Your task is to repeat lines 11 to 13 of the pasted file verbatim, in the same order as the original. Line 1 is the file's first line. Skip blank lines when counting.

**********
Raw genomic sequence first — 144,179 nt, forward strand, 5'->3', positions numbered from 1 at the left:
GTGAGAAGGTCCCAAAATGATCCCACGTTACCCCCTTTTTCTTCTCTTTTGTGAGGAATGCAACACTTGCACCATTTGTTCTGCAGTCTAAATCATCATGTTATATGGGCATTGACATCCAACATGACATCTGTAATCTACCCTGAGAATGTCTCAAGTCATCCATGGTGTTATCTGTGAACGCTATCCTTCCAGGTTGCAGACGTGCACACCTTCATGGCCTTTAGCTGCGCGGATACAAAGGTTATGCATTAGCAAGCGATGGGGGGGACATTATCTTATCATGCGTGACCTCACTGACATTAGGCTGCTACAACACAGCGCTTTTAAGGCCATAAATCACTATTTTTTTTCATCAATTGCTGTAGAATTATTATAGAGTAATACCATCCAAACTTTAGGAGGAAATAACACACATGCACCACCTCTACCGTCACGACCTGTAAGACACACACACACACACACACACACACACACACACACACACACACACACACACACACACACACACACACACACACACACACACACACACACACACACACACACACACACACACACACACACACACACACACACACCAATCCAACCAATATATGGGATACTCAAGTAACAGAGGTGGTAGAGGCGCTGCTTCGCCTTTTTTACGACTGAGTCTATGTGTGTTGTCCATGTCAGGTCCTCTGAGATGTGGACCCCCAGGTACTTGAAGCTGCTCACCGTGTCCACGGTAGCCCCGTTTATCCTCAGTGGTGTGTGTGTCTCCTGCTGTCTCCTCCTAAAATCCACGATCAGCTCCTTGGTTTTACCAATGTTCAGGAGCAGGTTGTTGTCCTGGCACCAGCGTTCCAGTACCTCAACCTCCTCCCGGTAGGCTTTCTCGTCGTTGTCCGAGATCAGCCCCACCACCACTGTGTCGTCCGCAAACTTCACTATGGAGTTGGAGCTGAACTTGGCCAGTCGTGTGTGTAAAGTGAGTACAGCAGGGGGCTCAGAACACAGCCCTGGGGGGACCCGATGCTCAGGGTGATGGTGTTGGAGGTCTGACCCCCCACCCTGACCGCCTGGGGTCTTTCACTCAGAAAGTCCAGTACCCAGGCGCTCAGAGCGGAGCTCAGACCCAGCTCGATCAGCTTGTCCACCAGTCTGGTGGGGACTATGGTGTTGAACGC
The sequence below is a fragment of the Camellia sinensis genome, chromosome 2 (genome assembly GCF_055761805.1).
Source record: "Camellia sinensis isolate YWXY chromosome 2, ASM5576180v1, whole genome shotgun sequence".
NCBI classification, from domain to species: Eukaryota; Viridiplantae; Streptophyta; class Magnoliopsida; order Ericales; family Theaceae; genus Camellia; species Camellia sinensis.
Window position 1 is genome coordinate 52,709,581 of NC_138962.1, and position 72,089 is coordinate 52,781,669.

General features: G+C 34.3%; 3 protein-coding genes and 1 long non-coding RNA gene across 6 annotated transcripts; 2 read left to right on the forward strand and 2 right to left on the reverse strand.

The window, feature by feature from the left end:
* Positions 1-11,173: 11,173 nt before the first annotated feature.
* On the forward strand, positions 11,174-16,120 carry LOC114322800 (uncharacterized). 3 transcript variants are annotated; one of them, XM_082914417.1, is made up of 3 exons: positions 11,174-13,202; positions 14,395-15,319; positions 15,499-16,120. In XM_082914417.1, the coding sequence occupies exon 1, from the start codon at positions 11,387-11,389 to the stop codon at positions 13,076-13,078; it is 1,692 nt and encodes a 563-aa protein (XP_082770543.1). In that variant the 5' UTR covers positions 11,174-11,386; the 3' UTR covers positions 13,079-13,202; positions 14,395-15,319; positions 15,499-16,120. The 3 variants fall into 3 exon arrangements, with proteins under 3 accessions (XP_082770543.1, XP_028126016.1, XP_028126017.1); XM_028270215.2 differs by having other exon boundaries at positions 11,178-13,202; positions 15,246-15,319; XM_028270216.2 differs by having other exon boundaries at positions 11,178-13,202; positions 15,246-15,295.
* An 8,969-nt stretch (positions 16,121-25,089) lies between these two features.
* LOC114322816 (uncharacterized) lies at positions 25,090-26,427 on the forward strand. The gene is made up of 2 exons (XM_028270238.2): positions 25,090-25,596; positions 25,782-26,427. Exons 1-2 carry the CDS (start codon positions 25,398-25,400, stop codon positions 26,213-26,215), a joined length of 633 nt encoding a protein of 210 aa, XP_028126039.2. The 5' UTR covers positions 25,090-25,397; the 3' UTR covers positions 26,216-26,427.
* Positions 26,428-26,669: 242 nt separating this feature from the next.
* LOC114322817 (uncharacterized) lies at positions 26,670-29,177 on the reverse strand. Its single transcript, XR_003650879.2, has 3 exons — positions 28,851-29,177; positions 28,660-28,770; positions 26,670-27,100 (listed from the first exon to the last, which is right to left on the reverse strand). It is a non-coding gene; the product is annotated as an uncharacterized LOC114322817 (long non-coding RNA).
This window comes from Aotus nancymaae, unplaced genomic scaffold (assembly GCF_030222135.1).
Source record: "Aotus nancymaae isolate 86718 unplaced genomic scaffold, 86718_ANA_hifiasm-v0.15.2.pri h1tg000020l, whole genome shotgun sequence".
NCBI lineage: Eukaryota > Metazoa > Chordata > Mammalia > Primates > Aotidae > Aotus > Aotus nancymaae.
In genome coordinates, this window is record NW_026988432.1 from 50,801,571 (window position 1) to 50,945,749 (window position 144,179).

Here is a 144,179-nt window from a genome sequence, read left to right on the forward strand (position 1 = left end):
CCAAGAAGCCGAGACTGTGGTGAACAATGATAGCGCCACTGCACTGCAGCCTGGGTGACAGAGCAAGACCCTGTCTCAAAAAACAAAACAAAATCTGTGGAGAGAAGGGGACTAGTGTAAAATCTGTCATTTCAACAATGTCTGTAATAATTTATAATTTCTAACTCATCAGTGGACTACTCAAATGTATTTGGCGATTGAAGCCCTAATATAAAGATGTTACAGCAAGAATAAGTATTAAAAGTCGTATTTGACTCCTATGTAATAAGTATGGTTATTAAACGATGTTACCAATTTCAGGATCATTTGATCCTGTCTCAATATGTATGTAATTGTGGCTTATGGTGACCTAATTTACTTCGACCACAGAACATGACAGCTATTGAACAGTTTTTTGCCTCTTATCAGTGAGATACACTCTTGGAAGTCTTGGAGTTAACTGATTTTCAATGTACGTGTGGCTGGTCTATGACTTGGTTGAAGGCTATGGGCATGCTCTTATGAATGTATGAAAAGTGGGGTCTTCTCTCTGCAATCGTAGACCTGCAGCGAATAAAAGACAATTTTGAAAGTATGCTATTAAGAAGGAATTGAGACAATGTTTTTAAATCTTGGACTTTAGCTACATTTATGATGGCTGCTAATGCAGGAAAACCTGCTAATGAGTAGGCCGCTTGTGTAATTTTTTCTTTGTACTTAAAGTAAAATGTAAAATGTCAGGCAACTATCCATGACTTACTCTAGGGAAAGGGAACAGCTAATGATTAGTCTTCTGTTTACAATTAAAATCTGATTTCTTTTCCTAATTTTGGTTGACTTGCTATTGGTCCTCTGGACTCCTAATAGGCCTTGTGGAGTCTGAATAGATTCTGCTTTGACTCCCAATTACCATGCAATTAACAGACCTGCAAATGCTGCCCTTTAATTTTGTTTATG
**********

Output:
* An 8,969-nt stretch (positions 16,121-25,089) lies between these two features.
* LOC114322816 (uncharacterized) lies at positions 25,090-26,427 on the forward strand. The gene is made up of 2 exons (XM_028270238.2): positions 25,090-25,596; positions 25,782-26,427. Exons 1-2 carry the CDS (start codon positions 25,398-25,400, stop codon positions 26,213-26,215), a joined length of 633 nt encoding a protein of 210 aa, XP_028126039.2. The 5' UTR covers positions 25,090-25,397; the 3' UTR covers positions 26,216-26,427.
* Positions 26,428-26,669: 242 nt separating this feature from the next.